Alex Pareene points out that Ron Paul’s particular brand of libertarianism has a history of endorsing racist views and associating with white supremacists for the sake of appealing to far right voters, thus expanding the influence of libertarianism:
There are, broadly, two different versions of American libertarianism: There’s Reason Magazine and Cato Institute libertarianism — “cool” libertarianism — and there’s Mises Institute/Lew Rockwell libertarianism — old crank libertarianism. Ron Paul is a Mises Institute libertarian…
The origins of the philosophical split are explained nicely by Brian Doherty in this piece on the late Murray Rothbard. To drastically oversimplify, guys like Hayek made pragmatic economic arguments (and left room for a “limited” state to provide some measure of assistance to the needy) and Rothbard made Randian philosophical arguments (and was radically anti-state). And Rothbard went full-on neo-Confederate in order to win over the “rednecks.”
This 2008 Reason article further explains the link between this strategy (one that Nixon and the GOP successfully used to win the American South) and the appalling homophobia and racism espoused in the Ron Paul newsletters:
The newsletters’ obsession with blacks and gays was of a piece with a conscious political strategy adopted at that same time by Lew Rockwell and Murray Rothbard. After breaking with the Libertarian Party following the 1988 presidential election, Rockwell and Rothbard formed a schismatic “paleolibertarian” movement, which rejected what they saw as the social libertinism and leftist tendencies of mainstream libertarians. In 1990, they launched the Rothbard-Rockwell Report, where they crafted a plan they hoped would midwife a broad new “paleo” coalition.
Rockwell explained the thrust of the idea in a 1990 Liberty essay entitled “The Case for Paleo-Libertarianism.” To Rockwell, the LP was a “party of the stoned,” a halfway house for libertines that had to be “de-loused.” To grow, the movement had to embrace older conservative values. “State-enforced segregation,” Rockwell wrote, “was wrong, but so is State-enforced integration. State-enforced segregation was not wrong because separateness is wrong, however. Wishing to associate with members of one’s own race, nationality, religion, class, sex, or even political party is a natural and normal human impulse.”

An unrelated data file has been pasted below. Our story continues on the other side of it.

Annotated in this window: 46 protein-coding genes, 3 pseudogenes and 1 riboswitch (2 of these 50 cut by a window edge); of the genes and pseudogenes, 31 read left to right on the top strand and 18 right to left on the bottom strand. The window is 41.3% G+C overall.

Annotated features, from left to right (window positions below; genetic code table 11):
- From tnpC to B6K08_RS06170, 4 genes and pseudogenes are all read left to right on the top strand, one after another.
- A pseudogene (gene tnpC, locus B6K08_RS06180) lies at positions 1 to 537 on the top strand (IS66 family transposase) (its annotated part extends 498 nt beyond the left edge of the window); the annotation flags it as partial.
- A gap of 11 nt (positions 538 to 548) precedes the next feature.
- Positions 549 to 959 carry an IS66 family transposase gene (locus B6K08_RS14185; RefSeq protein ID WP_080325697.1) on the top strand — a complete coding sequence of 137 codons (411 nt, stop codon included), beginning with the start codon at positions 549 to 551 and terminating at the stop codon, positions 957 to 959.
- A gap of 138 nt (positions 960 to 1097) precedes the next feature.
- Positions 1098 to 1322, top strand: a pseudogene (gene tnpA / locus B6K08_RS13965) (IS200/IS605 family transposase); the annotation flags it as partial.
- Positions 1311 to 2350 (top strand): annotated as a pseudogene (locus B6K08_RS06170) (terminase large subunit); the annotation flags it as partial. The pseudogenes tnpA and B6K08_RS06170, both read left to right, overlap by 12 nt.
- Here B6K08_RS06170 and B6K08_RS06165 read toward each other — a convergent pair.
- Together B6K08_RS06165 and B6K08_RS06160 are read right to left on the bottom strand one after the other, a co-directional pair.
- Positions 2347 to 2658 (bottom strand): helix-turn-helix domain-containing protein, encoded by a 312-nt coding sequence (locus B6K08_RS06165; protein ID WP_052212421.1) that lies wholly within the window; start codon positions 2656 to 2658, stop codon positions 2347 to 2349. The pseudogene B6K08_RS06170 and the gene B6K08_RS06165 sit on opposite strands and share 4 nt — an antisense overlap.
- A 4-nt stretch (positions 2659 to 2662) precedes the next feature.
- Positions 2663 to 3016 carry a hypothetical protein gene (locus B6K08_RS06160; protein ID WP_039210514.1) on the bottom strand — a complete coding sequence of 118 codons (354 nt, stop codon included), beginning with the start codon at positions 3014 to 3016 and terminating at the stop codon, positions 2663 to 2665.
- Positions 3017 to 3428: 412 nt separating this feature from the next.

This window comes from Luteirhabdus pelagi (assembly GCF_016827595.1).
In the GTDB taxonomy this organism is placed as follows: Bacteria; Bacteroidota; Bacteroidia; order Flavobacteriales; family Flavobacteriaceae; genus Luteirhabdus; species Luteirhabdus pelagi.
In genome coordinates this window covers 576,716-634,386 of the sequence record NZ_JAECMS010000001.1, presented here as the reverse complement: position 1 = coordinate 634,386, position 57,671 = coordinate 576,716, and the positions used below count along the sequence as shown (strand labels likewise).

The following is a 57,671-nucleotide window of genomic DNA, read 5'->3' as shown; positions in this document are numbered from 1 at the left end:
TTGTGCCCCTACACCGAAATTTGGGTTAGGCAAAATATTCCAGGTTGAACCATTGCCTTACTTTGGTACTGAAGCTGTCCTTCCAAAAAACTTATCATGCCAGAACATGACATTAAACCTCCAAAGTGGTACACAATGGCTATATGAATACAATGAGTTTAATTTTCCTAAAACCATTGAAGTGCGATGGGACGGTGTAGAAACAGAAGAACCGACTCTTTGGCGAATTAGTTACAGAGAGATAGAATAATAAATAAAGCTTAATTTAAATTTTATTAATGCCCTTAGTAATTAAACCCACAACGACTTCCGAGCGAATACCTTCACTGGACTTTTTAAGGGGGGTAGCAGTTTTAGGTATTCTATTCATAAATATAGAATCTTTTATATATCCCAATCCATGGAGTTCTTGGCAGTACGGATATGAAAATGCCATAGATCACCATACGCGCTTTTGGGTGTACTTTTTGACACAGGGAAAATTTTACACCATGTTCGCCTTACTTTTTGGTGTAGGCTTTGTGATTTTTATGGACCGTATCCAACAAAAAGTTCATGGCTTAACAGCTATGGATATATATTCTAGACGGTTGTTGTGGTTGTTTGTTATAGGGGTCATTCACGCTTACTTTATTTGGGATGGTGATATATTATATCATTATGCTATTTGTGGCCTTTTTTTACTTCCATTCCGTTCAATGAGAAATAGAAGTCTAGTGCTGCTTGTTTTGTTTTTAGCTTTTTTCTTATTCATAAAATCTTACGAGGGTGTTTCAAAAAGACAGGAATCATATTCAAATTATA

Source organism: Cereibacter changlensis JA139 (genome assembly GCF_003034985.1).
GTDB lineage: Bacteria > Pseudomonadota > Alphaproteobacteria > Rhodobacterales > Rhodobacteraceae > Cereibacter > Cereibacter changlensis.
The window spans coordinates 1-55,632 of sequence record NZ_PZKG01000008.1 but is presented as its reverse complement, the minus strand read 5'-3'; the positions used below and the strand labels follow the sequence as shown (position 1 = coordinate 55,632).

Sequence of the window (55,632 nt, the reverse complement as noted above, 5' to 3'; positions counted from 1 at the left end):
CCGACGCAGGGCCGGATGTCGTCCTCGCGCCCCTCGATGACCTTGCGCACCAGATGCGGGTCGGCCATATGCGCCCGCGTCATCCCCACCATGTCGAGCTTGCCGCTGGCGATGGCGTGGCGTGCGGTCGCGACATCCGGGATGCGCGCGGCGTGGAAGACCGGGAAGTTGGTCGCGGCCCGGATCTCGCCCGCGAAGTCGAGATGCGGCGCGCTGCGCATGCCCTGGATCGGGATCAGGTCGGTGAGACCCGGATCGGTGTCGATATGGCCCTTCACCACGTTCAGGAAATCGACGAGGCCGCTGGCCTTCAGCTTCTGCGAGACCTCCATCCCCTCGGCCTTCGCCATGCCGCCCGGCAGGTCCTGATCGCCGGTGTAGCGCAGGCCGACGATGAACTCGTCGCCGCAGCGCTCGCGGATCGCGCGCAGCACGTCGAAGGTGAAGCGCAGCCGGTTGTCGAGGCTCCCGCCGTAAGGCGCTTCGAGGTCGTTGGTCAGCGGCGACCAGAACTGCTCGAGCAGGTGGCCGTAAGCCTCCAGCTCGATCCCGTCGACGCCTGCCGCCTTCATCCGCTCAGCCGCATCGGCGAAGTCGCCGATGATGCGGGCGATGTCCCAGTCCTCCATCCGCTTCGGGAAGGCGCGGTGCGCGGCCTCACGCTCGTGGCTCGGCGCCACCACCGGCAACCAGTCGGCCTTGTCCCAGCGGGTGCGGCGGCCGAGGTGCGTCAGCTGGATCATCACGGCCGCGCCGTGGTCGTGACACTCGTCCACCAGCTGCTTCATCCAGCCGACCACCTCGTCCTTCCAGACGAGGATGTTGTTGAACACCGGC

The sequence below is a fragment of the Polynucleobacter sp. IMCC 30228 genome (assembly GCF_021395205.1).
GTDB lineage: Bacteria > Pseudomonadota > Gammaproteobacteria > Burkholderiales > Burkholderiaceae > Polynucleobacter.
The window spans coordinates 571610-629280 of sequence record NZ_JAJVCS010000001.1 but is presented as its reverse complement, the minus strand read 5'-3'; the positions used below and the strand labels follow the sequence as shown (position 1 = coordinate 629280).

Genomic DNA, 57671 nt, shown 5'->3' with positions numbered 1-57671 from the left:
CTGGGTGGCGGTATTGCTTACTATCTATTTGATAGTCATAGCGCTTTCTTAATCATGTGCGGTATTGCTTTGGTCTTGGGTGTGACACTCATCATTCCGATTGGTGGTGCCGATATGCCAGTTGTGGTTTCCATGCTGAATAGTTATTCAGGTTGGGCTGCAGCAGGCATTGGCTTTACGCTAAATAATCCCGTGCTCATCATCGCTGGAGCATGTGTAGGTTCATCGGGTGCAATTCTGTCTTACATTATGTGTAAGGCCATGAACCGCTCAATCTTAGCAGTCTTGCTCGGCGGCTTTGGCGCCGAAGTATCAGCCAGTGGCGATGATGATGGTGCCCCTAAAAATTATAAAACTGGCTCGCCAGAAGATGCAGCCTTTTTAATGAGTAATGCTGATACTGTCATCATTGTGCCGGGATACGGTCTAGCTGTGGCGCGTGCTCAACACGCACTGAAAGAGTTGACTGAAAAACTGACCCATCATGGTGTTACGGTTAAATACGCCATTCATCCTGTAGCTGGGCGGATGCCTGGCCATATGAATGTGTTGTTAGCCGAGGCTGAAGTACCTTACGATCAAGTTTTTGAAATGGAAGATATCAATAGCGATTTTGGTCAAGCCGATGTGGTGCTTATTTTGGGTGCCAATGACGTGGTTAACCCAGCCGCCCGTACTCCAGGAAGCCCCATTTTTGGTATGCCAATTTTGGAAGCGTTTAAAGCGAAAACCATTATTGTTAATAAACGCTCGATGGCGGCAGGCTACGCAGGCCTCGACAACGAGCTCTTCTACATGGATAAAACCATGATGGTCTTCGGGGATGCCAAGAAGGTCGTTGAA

As Pareene points out, Ron Paul’s involvement with the infamous newsletters (and his endorsement of the hateful views they expressed) does not contradict his libertarian beliefs. because Ron Paul’s libertarian is essentially focused on restoring and retaining white male privilege:
Ron Paul’s libertarianism has plenty of room for nativism and racism because so much of it does sound like a Pat Buchanan-style call for America to return to a golden age of white privilege. Paul isn’t a futurist…He’s a deeply religious anti-abortion small-town country doctor who basically wants the government to operate as it did in 1837.
Endorsing the legalization of marijuana and being against war does not erase Ron Paul’s self-serving complicity in spreading bigotry. He may not believe he’s racist or homophobic, but he’s perpetuated racism and homophobia for political gain. How can any right-thinking person, including libertarians, want such a man to be president?